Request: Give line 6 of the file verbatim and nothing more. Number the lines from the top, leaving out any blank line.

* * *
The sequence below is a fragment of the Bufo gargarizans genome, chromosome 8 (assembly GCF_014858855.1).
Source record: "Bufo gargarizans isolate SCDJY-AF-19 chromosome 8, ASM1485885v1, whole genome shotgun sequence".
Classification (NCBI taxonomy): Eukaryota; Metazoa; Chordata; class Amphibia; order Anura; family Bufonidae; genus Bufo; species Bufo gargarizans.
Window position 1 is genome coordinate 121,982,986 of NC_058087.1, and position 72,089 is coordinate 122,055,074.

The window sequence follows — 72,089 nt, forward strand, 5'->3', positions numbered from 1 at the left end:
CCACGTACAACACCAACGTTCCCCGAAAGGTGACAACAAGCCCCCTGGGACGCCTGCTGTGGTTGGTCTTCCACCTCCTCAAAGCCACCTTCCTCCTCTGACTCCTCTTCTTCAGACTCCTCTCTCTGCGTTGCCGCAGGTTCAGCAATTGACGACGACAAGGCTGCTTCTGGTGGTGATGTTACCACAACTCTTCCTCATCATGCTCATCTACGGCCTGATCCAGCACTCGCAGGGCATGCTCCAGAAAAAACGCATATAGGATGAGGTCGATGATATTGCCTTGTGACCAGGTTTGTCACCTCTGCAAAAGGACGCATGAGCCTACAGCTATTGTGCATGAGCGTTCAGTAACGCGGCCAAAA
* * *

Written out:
CCACGTACAACACCAACGTTCCCCGAAAGGTGACAACAAGCCCCCTGGGACGCCTGCTGTGGTTGGTCTTCCACCTCCTCAAAGCCACCTTCCTCCTCTGACTCCTCTTCTTCAGACTCCTCTCTCTGCGTTGCCGCAGGTTCAGCAATTGACGACGACAAGGCTGCTTCTGGTGGTGATGTTACCACAACTCTTCCTCATCATGCTCATCTACGGCCTGATCCAGCACTCGCAGGGCATGCTCCAGAAAAAACGCATATAGGATGAGGTCGATGATATTGCCTTGTGACCAGGTTTGTCACCTCTGCAAAAGGACGCATGAGCCTACAGCTATTGTGCATGAGCGTTCAGTAACGCGGCCAAAA